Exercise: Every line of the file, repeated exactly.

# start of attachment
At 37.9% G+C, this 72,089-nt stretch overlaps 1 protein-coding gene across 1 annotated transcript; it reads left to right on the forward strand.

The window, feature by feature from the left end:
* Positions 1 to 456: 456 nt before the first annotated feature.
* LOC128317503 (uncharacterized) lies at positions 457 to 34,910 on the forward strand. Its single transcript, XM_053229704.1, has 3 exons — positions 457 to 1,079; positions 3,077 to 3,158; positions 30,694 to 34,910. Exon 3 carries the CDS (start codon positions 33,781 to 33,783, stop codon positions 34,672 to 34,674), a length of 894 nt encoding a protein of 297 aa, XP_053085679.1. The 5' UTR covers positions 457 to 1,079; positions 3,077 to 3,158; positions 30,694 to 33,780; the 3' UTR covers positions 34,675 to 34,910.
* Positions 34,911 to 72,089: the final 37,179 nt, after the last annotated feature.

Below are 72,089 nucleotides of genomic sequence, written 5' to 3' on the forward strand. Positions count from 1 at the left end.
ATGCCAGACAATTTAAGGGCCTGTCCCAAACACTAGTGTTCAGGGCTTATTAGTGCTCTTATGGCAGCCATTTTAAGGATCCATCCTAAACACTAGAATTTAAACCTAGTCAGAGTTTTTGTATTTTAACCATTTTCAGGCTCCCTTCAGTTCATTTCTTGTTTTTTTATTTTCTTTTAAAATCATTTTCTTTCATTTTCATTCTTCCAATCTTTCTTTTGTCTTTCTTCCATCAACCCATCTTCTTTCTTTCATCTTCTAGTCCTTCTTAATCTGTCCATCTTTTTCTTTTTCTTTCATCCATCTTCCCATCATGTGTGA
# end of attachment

At 37.9% G+C, this 72,089-nt stretch overlaps 1 protein-coding gene across 1 annotated transcript; it reads left to right on the forward strand.

The window, feature by feature from the left end:
* Positions 1 to 456: 456 nt before the first annotated feature.
* LOC128317503 (uncharacterized) lies at positions 457 to 34,910 on the forward strand. Its single transcript, XM_053229704.1, has 3 exons — positions 457 to 1,079; positions 3,077 to 3,158; positions 30,694 to 34,910. Exon 3 carries the CDS (start codon positions 33,781 to 33,783, stop codon positions 34,672 to 34,674), a length of 894 nt encoding a protein of 297 aa, XP_053085679.1. The 5' UTR covers positions 457 to 1,079; positions 3,077 to 3,158; positions 30,694 to 33,780; the 3' UTR covers positions 34,675 to 34,910.
* Positions 34,911 to 72,089: the final 37,179 nt, after the last annotated feature.

Below are 72,089 nucleotides of genomic sequence, written 5' to 3' on the forward strand. Positions count from 1 at the left end.
ATGCCAGACAATTTAAGGGCCTGTCCCAAACACTAGTGTTCAGGGCTTATTAGTGCTCTTATGGCAGCCATTTTAAGGATCCATCCTAAACACTAGAATTTAAACCTAGTCAGAGTTTTTGTATTTTAACCATTTTCAGGCTCCCTTCAGTTCATTTCTTGTTTTTTTATTTTCTTTTAAAATCATTTTCTTTCATTTTCATTCTTCCAATCTTTCTTTTGTCTTTCTTCCATCAACCCATCTTCTTTCTTTCATCTTCTAGTCCTTCTTAATCTGTCCATCTTTTTCTTTTTCTTTCATCCATCTTCCCATCATGTGTGA